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How Variants Improve Skill: Overview

A while ago, I was honored to participate in a survey of top players by Oriol Pubil (BcnCrisis).  He compiled and analyzed the results for his YouTube channel.  The first question that he asked in his survey was "How good is your deck building skill? (1 worst to 10 best)."  I responded with 7.  I honestly feel that there are many better deckbuilders than me.  However, that question got me thinking more about how I improved my deckbuilding skill over the years.

The survey hit during the same period as the Week of Nightmares and Origins, so I was contemplating deckbuilding a lot as I saw what folks were playing.  For the Friday night tournament, I played a group 2 Setite (the old school guys will always be Setites to me) Death Star deck.  I won that event.  It was the third time that I've won with a Death Star deck and each with a different clan.

That's when I realized one of the ways I got better at deckbuilding: don't clone a deck, adapt it.  There's a powerful shift in skill that happens when instead of netdecking, you adapt the deck.  I made multiple variants of the same deck with each variant being a different clan.  Each clan will bring different strengths and weaknesses, requiring different approaches to the same problem.

Because this topic ended up being so long, I decided to split it into several posts instead.  We'll first take a look at the original Death Star deck and then in follow-ups analyze my various adaptations (including changes that I was able to make because of card text/ruling updates and new cards in the card pool).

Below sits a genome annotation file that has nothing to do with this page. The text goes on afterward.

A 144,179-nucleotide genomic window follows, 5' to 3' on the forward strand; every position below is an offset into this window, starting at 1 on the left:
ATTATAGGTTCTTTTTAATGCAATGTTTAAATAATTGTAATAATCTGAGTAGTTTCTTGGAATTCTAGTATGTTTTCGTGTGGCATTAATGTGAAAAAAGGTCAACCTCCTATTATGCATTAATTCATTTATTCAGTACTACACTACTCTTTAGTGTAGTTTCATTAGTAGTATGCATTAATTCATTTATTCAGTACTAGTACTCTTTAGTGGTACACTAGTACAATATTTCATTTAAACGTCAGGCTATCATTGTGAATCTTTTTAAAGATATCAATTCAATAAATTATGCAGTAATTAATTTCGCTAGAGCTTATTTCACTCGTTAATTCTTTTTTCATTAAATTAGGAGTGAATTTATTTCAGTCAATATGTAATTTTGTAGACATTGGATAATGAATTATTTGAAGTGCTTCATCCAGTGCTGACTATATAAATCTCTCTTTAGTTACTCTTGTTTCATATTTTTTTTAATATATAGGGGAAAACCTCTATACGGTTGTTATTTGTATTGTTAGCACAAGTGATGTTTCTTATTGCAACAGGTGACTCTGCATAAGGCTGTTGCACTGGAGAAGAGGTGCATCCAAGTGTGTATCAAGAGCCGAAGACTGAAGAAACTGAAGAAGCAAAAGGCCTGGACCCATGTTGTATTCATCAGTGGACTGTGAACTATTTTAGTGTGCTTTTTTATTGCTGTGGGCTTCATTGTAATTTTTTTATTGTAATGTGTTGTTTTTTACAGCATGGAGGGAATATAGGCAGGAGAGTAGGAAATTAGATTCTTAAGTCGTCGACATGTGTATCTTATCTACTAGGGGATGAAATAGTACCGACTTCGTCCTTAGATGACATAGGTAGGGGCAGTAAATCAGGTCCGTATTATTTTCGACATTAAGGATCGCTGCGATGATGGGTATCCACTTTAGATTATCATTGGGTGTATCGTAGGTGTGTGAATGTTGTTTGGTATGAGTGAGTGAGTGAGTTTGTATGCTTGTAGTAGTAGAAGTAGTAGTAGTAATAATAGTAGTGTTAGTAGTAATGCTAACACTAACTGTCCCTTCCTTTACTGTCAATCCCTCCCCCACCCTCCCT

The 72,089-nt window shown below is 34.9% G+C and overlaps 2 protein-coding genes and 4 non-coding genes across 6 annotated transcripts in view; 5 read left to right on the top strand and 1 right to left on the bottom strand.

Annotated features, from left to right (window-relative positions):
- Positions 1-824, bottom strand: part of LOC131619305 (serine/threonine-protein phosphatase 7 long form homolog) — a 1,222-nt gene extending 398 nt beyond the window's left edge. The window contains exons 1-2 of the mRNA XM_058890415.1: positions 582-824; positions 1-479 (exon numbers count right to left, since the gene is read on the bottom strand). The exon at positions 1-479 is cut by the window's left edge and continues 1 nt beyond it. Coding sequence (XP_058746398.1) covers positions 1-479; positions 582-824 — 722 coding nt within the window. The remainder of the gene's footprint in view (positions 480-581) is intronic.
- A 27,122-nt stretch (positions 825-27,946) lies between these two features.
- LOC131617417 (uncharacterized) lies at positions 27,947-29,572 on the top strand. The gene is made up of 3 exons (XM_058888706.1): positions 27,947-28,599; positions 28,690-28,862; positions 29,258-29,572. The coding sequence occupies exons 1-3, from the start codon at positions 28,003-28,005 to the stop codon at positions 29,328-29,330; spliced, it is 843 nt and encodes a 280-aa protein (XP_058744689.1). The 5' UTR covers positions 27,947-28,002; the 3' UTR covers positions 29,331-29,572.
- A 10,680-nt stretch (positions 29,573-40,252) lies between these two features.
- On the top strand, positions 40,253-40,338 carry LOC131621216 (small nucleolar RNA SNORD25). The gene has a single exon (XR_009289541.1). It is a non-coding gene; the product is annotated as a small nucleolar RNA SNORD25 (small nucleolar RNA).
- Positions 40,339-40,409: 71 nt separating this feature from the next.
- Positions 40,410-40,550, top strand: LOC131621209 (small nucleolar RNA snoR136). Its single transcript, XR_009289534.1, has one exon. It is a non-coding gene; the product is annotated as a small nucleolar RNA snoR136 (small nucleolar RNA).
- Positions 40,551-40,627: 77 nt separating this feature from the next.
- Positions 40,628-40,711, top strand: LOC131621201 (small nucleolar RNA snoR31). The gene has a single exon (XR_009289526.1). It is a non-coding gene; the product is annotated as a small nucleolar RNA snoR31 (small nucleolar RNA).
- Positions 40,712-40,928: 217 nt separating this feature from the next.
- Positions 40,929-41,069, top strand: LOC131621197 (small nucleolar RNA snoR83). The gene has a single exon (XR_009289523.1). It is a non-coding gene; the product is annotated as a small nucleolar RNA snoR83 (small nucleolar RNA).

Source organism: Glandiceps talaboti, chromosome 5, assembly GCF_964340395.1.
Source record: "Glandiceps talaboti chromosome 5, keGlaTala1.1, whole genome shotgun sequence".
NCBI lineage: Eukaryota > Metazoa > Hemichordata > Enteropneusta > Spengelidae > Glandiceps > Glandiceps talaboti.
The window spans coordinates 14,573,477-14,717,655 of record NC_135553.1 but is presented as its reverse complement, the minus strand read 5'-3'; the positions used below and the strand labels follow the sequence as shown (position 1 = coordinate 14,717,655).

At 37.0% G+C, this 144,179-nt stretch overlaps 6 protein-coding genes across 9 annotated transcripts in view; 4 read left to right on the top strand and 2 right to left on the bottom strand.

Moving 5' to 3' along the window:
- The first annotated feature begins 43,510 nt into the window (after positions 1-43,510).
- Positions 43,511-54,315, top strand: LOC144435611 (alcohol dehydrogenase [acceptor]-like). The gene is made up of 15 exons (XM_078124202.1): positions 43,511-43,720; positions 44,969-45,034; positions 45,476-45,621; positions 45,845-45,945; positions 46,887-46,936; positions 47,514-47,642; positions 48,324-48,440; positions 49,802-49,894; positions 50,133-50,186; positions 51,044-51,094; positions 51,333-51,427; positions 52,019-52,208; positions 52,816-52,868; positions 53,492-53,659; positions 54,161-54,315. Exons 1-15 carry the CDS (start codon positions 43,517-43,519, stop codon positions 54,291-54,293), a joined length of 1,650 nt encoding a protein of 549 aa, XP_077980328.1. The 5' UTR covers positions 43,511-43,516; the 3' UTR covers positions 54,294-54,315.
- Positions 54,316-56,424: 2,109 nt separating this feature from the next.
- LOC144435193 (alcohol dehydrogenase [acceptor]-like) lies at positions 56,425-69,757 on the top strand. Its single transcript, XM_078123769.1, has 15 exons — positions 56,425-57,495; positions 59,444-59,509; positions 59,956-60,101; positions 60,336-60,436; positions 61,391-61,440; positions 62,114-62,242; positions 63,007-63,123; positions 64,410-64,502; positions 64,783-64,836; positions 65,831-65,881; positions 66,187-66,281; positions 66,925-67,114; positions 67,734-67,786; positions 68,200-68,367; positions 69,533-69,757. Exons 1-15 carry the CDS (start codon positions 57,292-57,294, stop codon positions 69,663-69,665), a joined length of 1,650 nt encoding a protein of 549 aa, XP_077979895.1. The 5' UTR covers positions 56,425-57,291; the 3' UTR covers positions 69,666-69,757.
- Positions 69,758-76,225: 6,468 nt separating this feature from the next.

The Deck

We'll use Matt Morgan's version of the deck, which won NAC 2008 Day 1 (and Day 2 thanks to Ben Peal).  There are two earlier winning decks using Revolutionary Council: Robyn Tatu credits Matt in her design and Peter Kapsalis's deck isn't a focused Revolutionary Council build.  I consider this the seminal version of the archetype.  It's also the version that I worked from when adapting this to other clans.

Deck Name: The Death Star
Author: Matthew Morgan

Crypt (12 cards, min=4 max=25 avg=3.5)
1x Amaravati            8 DOM OBF QUI ani chi      Banu Haqim:4
1x Hafsa, The Watcher   6 OBF QUI aus cel          Banu Haqim:5
1x Vardar Vardarian     6 OBF QUI cel pre          Banu Haqim:4
1x Janni                5 cel for obf qui          Banu Haqim:4
1x Layla bint-Nadr      5 CEL OBF qui              Banu Haqim:4
1x Michael diCarlo      5 CEL obf qui              Banu Haqim:4
1x Alu                  2 obf                      Banu Haqim:5
4x Anarch Convert       1                          Caitiff:ANY
1x Basir                1 qui                      Banu Haqim:4

Library (75 cards)
Master (14)
3x Alamut
1x Archon Investigation
1x Barrens, The
1x Black Throne, The
2x Blood Doll
1x Club Illusion
1x Garibaldi-Meucci Museum
1x Pentex(TM) Subversion
1x Seattle Committee
1x Twilight Camp
1x Yoruba Shrine

Action (18)
4x Embrace, The
1x Fee Stake: Boston
1x Fee Stake: Corte
1x Fee Stake: Los Angeles
1x Fee Stake: New York